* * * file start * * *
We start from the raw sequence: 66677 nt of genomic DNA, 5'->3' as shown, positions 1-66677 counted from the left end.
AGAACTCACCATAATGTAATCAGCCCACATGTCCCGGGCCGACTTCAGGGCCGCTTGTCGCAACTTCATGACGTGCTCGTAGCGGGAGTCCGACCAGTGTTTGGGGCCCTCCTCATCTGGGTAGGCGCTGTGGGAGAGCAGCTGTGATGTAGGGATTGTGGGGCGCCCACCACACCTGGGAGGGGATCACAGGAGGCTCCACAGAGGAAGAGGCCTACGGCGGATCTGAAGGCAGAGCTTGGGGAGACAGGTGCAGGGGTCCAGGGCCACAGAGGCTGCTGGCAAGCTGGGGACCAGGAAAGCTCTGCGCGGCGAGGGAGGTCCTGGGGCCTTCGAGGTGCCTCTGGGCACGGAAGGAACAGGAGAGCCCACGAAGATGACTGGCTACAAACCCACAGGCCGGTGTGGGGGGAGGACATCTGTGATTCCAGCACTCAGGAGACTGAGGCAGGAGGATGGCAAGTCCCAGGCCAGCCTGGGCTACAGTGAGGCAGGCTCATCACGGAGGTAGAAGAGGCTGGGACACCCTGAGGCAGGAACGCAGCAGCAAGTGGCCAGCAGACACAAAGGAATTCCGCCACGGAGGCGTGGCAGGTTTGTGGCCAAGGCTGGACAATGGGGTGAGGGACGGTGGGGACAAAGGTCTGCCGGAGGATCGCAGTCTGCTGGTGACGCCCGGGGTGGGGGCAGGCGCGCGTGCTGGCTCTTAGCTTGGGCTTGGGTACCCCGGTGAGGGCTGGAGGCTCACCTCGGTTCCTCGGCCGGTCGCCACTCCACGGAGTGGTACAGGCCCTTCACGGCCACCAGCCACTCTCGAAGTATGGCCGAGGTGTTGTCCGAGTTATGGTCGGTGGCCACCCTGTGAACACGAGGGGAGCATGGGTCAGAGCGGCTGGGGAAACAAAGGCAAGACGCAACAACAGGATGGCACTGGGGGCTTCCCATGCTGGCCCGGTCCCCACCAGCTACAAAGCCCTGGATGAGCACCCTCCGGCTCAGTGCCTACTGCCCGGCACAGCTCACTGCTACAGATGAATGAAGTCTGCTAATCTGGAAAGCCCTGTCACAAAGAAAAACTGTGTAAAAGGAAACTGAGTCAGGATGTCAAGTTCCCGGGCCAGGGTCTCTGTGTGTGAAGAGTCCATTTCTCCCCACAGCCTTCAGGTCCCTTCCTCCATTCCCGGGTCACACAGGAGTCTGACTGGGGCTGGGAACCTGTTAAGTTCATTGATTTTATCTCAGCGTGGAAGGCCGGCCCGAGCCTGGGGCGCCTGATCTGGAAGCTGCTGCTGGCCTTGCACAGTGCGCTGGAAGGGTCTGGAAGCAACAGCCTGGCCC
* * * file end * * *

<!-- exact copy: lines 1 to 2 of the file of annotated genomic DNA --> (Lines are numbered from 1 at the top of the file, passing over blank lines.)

We start from the raw sequence: 66677 nt of genomic DNA, 5'->3' as shown, positions 1-66677 counted from the left end.
AGAACTCACCATAATGTAATCAGCCCACATGTCCCGGGCCGACTTCAGGGCCGCTTGTCGCAACTTCATGACGTGCTCGTAGCGGGAGTCCGACCAGTGTTTGGGGCCCTCCTCATCTGGGTAGGCGCTGTGGGAGAGCAGCTGTGATGTAGGGATTGTGGGGCGCCCACCACACCTGGGAGGGGATCACAGGAGGCTCCACAGAGGAAGAGGCCTACGGCGGATCTGAAGGCAGAGCTTGGGGAGACAGGTGCAGGGGTCCAGGGCCACAGAGGCTGCTGGCAAGCTGGGGACCAGGAAAGCTCTGCGCGGCGAGGGAGGTCCTGGGGCCTTCGAGGTGCCTCTGGGCACGGAAGGAACAGGAGAGCCCACGAAGATGACTGGCTACAAACCCACAGGCCGGTGTGGGGGGAGGACATCTGTGATTCCAGCACTCAGGAGACTGAGGCAGGAGGATGGCAAGTCCCAGGCCAGCCTGGGCTACAGTGAGGCAGGCTCATCACGGAGGTAGAAGAGGCTGGGACACCCTGAGGCAGGAACGCAGCAGCAAGTGGCCAGCAGACACAAAGGAATTCCGCCACGGAGGCGTGGCAGGTTTGTGGCCAAGGCTGGACAATGGGGTGAGGGACGGTGGGGACAAAGGTCTGCCGGAGGATCGCAGTCTGCTGGTGACGCCCGGGGTGGGGGCAGGCGCGCGTGCTGGCTCTTAGCTTGGGCTTGGGTACCCCGGTGAGGGCTGGAGGCTCACCTCGGTTCCTCGGCCGGTCGCCACTCCACGGAGTGGTACAGGCCCTTCACGGCCACCAGCCACTCTCGAAGTATGGCCGAGGTGTTGTCCGAGTTATGGTCGGTGGCCACCCTGTGAACACGAGGGGAGCATGGGTCAGAGCGGCTGGGGAAACAAAGGCAAGACGCAACAACAGGATGGCACTGGGGGCTTCCCATGCTGGCCCGGTCCCCACCAGCTACAAAGCCCTGGATGAGCACCCTCCGGCTCAGTGCCTACTGCCCGGCACAGCTCACTGCTACAGATGAATGAAGTCTGCTAATCTGGAAAGCCCTGTCACAAAGAAAAACTGTGTAAAAGGAAACTGAGTCAGGATGTCAAGTTCCCGGGCCAGGGTCTCTGTGTGTGAAGAGTCCATTTCTCCCCACAGCCTTCAGGTCCCTTCCTCCATTCCCGGGTCACACAGGAGTCTGACTGGGGCTGGGAACCTGTTAAGTTCATTGATTTTATCTCAGCGTGGAAGGCCGGCCCGAGCCTGGGGCGCCTGATCTGGAAGCTGCTGCTGGCCTTGCACAGTGCGCTGGAAGGGTCTGGAAGCAACAGCCTGGCCC